Mariota: When it was all said and done, Mariota accounted for upwards of 4,400 all purpose yards, 53 touchdowns, and an astronomical number of drives kept alive. There are many plays that come to mind (The Arizona pocket dance and the fumble touchdown lead the way.), but to keep it short, he simply could do it all. If Mark Helfrich needed a first down, Mariota would get it. If Oregon needed a touchdown drive, Mariota would deliver. I mean, for goodness sake, the man accounted for 318 points by himself! That’s more than 34 Division I teams, Oregon State and Stanford included. Enough said.
Winston: If this were last year, the advantage would have to fall to Winston. But it’s not last year; Mariota won the Heisman this time around. Maybe it was because teams prepared for him more, but Winston didn’t look nearly as comfortable or as dynamic as he did in 2013. The big red light for scouts is an increase from 10 interceptions to 17. While Mariota saw his numbers drop from four to two — which is remarkable, by the way — Winston saw his mistakes go up and his successes fall. Even though FSU won all of its games, and Winston came through when it needed most, he heads into this 2015 NFL draft leaving scouts with one question: are we going to draft 1st half Winston, or 2nd half Winston? The two are very, very different players.
Mariota: This is something that has haunted Mariota the past few years, as key losses to Stanford twice in a row, and then this year to Arizona, put a stain on his otherwise flawless record. With that said, this year he finally knocked the Stanford monkey off his back and then came back to absolutely demolish Arizona in the Pac-12 Championship. His reputation is certainly on the mend, and if he can deliver clutch performances in the Rose Bowl and BCS Championship, his freshman and sophomore year blunders will be almost certainly forgotten.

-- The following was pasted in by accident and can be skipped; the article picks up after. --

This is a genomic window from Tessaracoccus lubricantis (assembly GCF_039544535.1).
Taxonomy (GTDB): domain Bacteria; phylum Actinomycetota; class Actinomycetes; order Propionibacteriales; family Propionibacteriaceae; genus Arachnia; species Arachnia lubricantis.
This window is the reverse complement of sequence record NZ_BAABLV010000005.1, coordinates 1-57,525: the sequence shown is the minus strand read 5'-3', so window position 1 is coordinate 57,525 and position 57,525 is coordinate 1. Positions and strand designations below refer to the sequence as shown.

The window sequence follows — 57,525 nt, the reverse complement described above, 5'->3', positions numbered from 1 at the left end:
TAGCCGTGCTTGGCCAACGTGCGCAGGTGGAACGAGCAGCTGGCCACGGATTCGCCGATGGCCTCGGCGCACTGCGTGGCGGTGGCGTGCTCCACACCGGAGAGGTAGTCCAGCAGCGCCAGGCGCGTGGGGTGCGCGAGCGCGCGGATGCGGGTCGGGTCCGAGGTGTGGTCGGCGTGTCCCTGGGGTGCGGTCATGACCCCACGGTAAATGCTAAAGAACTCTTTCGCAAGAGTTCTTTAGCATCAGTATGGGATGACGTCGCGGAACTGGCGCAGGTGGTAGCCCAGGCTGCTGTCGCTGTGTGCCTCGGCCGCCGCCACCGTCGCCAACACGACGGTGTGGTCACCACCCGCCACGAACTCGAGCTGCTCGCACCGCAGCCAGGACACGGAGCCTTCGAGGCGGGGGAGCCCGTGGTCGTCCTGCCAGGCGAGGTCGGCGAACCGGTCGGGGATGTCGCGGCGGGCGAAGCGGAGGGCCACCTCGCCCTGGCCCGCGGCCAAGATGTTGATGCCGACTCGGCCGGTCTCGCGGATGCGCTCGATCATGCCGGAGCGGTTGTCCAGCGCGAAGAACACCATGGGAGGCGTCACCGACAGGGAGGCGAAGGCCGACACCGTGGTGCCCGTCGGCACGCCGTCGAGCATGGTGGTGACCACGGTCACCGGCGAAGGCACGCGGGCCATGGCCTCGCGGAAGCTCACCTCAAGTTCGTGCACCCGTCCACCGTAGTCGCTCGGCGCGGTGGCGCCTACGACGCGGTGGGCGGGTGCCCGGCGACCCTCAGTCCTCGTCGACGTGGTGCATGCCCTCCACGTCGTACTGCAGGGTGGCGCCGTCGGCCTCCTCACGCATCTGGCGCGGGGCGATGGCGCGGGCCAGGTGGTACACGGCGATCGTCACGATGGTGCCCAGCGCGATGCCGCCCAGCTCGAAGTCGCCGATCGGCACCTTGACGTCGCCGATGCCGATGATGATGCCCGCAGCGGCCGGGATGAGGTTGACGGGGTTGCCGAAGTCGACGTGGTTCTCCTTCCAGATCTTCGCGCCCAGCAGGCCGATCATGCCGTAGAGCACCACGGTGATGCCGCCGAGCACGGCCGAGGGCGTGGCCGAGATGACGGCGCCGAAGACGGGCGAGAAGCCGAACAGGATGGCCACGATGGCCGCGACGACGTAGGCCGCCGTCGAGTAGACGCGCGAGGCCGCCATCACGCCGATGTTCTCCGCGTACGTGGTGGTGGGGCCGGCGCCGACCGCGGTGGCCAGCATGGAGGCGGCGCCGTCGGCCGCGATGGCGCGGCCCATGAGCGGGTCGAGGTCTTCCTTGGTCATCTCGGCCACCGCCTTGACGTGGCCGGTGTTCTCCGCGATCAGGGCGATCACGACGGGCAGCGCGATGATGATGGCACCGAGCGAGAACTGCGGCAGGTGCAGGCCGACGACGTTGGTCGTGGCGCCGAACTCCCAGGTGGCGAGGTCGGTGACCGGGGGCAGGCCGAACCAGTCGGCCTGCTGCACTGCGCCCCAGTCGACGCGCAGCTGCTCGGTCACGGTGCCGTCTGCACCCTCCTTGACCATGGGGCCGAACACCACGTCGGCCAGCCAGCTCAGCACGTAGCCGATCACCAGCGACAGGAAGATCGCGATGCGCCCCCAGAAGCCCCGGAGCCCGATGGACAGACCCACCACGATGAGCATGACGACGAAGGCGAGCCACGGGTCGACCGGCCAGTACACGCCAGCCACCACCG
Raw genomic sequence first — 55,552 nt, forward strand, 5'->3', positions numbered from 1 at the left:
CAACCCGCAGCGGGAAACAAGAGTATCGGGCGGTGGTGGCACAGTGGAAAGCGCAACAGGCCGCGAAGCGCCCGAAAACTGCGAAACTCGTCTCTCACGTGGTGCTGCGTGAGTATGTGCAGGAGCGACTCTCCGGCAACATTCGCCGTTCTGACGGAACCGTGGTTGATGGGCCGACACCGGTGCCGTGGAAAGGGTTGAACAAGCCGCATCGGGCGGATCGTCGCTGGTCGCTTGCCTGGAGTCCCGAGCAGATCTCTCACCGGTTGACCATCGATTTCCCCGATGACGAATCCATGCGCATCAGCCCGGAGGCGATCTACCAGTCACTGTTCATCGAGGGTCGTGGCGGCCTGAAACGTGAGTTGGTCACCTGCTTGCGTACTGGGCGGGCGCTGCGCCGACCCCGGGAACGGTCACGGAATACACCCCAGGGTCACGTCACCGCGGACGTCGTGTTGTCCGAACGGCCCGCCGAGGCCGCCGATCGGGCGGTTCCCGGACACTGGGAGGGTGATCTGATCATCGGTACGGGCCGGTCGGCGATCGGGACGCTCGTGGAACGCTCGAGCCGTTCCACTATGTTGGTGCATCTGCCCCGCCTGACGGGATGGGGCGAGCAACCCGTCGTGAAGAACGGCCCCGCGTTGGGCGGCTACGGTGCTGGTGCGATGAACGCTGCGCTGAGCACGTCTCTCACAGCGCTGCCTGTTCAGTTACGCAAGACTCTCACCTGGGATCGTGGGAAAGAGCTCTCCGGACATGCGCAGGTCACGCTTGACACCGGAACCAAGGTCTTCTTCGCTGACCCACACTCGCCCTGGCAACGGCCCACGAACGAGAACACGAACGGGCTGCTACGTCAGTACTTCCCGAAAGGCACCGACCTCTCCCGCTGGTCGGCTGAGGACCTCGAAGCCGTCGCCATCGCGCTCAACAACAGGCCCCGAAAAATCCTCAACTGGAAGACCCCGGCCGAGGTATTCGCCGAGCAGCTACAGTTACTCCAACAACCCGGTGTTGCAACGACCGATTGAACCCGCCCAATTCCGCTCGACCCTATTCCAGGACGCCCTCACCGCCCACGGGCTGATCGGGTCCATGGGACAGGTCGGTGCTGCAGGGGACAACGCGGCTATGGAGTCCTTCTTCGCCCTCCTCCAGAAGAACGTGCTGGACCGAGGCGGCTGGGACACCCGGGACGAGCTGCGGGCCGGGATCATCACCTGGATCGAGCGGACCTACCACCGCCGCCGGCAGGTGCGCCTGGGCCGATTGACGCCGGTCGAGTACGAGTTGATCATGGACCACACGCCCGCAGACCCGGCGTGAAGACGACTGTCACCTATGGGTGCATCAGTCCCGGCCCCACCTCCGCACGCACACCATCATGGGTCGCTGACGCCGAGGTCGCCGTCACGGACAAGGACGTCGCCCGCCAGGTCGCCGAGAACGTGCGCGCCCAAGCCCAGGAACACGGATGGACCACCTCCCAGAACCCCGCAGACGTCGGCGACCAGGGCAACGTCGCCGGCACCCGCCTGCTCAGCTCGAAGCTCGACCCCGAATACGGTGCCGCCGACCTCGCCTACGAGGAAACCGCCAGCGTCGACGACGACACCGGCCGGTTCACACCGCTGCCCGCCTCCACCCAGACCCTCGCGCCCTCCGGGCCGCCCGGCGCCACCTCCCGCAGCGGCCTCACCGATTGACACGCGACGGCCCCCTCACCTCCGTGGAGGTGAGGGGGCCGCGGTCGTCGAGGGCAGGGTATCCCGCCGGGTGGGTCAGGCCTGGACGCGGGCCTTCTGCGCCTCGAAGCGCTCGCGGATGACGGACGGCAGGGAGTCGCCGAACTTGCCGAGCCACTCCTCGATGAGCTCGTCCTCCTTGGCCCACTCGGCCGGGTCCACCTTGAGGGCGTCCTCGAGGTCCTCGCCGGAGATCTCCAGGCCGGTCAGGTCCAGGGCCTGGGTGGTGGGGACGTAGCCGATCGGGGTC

Mariota: Nicknamed (by me, but whatever) the Humble Hawaiian, the soft-spoken Mariota lets his actions do the talking. Leading by example, he consistently inspires his teammates week in and week out, and without question they will all agree that his quiet nature by no means diminishes his ability to be an example for them to live up to. His biggest misdemeanor was a speeding ticket, so although he might not be perfect off the field he’s pretty freaking close.
Winston: Rape allegations, shop lifting, shouting profanity in public school locations…Winston appears determined to find ways to deter scouts. His physical attributes and production are phenomenal, but just like Johnny Manziel, off-the-field issues are prominent. Missing a game against FSU’s biggest competition in the ACC, Clemson, was unacceptable too. He jeopardized his team’s playoff chances, and that’s a huge hit to his resumé. With that said, when he steps onto the field it seems to all melt away. He is the clear-cut leader of the Seminoles’ squad, and when he is playing not one member of the team would doubt that. His big question right now is can he get his personal life in order, because if he can he has a very bright future.
Advantage: Mariota in a landslide.
FINAL SCORE: 3-2 Mariota
Although in my opinion Mariota is the better quarterback and a safer choice for NFL teams looking to find a franchise QB, I recognize the promise of Winston. A physical gem with huge upside, he will certainly be chosen directly after Mariota, if not before. In the end though, any NFL team would be lucky to have either of these two under center.
Top photo from Craig Strobeck